Cumbria Biodiversity Data Centre

The Cumbria Biodiversity Data Centre at Tullie House Museum, Carlisle keeps wildlife information for the county of Cumbria. Tullie House Museum, in its role as a local natural history museum, has collected and disseminated records of wildlife in Cumbria since its inception in 1893. From the early 1990s the Museum has developed a computerised database of species and habitat records in Cumbria and has taken the central role in providing a local biodiversity data service for the county. This role was restyled as Cumbria Biodiversity Data Centre (CBDC) in 2010, a not-for-profit organisation hosted by Tullie House Museum and advised by local stakeholders.
Cumbria Biodiversity Data Centre
Cumbria Biodiversity Data CentreFriday, June 23rd, 2017 at 2:44am
**SIGHTING OF THE WEEK** 17th - 23rd June

The High Brown Fritillary (Argynnis adippe) is the most endangered butterfly in the British Isles. In the UK between 1976 and 2014 its distribution plummeted by 96%, and its abundance by 62%, mainly due to habitat loss. Its European conservation status is “not threatened”, but its current UK distribution is limited to Dartmoor, Exmoor, a small colony in Wales, and on the Morecambe Bay Limestones. This photograph was taken at Arnside Knott by David Cook on the 19th June. To sex this individual the photograph was compared with pinned specimens in the Tullie House Museum Entomological Collections, under the supervision of the museum’s curator Dr. Simon Jackson. This female is typical of Cumbrian records of this species in that it is from the south of the county. Virtually all CBDC records (of which there are 1422) are from the SD 100km square, with just a handful from the southern end of the NY 100km square. In Cumbria, its favoured habitat is a bracken mosaic on limestone outcrops particularly where scrub has been cut back. The caterpillars’s preferred food plants are Common Dog- violet (Viola riviniana), and in particular Hairy Violet (V. hirta) growing on limestone. Bracken areas on upland moorland are too acidic to support violets, so they are unsuitable for High Brown Fritillaries. Conservation methodology is primarily focussed on bracken management providing the right mix of medium and high density bracken patches, thick bracken litter, and open grassy areas which allow the violets to flourish. This is achieved with a mix of cattle grazing, cutting, burning and chemical application.

By Quentin Cox (CBDC Volunteer)
Cumbria Biodiversity Data Centre
Cumbria Biodiversity Data CentreTuesday, June 20th, 2017 at 10:36pm
All details for our second recording day to Thornhill Moss & Meadows are now available on our website http://www.cbdc.org.uk/booking_form/. Our site map and species list are available to view. Please book online if you wish to attend. We hope to see you there!
Cumbria Biodiversity Data Centre
Cumbria Biodiversity Data CentreSaturday, June 17th, 2017 at 3:37am
** SIGHTING OF THE WEEK ** 9th - 16th May 2017

This week CBDC held its first recording day of the year at Jordan Hills, a privately owned site, in the Eden Valley. Intern Recording Officer Sarah Nicholson found some interesting fruiting bodies (sporocarps), photographs of which were later identified by County Recorder Paul Nichol as Bolbitius titubans(Bull.)Fr .This is more usually known as the Yellow Fieldcap or Egg Yolk Fungus. This is a common and widespread fungi, both in the UK and abroad, and is especially found on straw, older cowpats, recently matured grassland, and woodchips, usually after rain. Bolbitius derives from “cow dung” and “titubans” means staggering which describes the fungi's habit of falling over as it ages. This species is unusual in that it has one of the fastest maturing fruiting bodies or toadstools. To begin with the small cap is egg yolk yellow and egg-shaped. It then expands quickly into a parasol, and develops marginal striations, whilst also changing colour several times. Eventually it turns white and the cap deteriorates. Amazingly, all this can happen in just five or six hours. Although common, the rapid appearance and disappearance of the fruiting body has likely limited the number of county records to 37, with only 12 sightings in the last 15 years. The latest taxonomy defines this week’s fungus as B. titubans var. titubans however, there is also a very rare variant B. titubans var. olivaceus which grows under olive trees, and is also olive in colour!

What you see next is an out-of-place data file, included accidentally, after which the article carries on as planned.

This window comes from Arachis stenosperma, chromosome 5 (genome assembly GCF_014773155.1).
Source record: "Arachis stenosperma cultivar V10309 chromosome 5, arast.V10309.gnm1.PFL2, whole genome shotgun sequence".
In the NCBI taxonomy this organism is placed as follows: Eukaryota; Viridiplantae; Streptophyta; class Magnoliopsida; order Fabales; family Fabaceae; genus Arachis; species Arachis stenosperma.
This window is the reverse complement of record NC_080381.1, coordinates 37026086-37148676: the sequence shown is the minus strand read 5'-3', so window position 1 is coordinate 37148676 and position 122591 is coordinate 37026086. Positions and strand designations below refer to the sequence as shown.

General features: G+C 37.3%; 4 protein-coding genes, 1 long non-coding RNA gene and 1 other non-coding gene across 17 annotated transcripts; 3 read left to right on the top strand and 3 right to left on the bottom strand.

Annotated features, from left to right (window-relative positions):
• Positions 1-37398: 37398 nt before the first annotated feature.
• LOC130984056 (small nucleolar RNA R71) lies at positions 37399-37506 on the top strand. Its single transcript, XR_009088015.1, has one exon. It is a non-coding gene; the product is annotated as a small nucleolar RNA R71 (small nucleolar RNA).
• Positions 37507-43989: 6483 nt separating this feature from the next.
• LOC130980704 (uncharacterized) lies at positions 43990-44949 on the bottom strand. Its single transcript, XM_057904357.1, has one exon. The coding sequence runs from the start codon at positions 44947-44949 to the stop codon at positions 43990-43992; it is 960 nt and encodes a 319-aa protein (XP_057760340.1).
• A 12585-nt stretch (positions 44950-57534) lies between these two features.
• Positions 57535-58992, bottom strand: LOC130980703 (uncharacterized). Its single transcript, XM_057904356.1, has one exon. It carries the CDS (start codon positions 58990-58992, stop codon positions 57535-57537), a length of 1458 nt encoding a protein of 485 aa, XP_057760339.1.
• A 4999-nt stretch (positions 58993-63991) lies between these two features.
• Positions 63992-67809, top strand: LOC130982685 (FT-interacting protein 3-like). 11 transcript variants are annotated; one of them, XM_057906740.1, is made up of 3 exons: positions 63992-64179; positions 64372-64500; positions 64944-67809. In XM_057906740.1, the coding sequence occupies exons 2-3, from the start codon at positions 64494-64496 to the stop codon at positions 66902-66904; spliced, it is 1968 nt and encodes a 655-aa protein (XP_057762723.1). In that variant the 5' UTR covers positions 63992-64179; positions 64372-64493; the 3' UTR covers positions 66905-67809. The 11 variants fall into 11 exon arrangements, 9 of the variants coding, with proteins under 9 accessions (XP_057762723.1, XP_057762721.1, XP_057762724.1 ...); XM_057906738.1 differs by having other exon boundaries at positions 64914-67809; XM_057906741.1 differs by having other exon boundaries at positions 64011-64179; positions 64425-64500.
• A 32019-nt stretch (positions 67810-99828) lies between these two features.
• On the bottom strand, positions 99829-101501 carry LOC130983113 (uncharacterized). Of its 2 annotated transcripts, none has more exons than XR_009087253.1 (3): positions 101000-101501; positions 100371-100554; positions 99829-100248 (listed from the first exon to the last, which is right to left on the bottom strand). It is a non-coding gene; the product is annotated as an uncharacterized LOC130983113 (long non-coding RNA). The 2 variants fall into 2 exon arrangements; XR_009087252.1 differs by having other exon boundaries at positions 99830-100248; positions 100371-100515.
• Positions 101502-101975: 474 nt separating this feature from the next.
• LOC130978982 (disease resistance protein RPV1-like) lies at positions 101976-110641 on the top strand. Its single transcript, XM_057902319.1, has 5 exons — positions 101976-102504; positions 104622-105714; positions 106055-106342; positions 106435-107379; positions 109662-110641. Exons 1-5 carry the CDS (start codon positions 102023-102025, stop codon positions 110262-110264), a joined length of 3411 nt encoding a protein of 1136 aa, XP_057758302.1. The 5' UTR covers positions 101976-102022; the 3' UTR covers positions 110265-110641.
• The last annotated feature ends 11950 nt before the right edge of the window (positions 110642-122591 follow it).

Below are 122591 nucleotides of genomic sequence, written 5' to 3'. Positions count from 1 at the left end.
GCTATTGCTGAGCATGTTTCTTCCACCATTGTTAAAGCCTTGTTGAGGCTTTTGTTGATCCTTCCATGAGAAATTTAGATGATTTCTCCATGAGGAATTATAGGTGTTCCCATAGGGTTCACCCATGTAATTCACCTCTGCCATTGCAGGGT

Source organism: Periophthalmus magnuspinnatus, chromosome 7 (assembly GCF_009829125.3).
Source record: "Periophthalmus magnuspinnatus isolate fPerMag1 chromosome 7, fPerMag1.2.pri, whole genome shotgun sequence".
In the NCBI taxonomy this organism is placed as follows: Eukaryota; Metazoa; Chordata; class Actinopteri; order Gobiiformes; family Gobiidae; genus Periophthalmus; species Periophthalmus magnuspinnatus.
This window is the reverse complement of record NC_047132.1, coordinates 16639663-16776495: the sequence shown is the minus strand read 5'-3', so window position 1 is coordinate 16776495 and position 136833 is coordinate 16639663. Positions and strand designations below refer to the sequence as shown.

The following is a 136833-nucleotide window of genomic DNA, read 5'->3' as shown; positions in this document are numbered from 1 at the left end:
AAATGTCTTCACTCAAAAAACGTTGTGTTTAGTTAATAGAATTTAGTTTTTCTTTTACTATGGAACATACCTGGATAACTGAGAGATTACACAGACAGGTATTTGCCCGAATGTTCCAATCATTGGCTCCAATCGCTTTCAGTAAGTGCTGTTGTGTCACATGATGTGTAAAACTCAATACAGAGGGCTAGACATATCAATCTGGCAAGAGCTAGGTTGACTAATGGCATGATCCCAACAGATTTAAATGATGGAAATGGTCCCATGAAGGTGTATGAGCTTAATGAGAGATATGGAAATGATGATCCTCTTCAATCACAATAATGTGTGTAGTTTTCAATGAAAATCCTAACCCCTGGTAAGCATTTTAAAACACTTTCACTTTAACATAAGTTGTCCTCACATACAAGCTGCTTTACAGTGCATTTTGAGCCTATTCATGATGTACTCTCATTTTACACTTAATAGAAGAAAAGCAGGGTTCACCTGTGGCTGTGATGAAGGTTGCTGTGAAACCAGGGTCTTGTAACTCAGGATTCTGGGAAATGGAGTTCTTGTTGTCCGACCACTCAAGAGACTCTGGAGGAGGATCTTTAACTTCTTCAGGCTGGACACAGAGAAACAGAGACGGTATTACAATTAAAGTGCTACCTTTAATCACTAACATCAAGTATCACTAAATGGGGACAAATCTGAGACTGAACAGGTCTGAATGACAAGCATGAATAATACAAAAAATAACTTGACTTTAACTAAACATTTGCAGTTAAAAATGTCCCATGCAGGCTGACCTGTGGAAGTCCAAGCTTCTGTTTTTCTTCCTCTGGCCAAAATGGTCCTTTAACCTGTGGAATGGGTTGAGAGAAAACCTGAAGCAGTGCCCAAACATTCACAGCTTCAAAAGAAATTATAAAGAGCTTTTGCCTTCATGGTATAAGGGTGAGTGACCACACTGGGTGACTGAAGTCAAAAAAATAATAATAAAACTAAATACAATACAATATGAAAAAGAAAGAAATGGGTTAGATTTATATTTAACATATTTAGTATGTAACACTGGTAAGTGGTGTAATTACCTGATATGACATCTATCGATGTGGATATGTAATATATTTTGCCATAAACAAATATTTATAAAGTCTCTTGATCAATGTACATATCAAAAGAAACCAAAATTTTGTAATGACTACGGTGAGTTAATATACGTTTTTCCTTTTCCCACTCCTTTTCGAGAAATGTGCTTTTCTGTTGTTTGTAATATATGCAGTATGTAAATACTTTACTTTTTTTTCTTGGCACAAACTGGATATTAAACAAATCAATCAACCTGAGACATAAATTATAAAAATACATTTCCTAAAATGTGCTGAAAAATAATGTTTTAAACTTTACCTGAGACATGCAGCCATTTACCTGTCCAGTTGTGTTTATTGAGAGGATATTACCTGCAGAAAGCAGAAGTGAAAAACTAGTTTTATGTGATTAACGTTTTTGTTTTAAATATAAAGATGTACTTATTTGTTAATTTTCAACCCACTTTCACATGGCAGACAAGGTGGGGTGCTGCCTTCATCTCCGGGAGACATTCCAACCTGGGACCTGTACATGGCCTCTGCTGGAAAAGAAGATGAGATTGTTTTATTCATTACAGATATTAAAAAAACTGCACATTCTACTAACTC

By Quentin Cox (CBDC Volunteer)
Cumbria Biodiversity Data Centre
Cumbria Biodiversity Data CentreWednesday, June 14th, 2017 at 10:35pm
CBDC would like to invite you to attend our next recording day at Thornhill Moss & Meadows on the 24th June. Please see the attached poster for more details. We are developing an online booking form, but you can contact Debs to book too!
Cumbria Biodiversity Data Centre
Cumbria Biodiversity Data CentreSaturday, June 10th, 2017 at 1:23am
Thursday, June 22nd, 2017 at 11:44pm
**SIGHTING OF THE WEEK** 17th - 23rd June
The High Brown Fritillary (Argynnis adippe) is the most endangered... https://t.co/wzikVejysO
2
Tuesday, June 20th, 2017 at 7:36pm
All details for our second recording day to Thornhill Moss & Meadows are now available on our website... https://t.co/CVSG528TOp
1
Saturday, June 17th, 2017 at 12:37am
This week CBDC held its first recording day of the year at Jordan Hills, a privately owned site, in the Eden... https://t.co/sv1RTjPEKg
1
Wednesday, June 14th, 2017 at 7:35pm
CBDC would like to invite you to attend our next recording day at Thornhill Moss & Meadows on the 24th June.... https://t.co/Pr2O7LOU0Z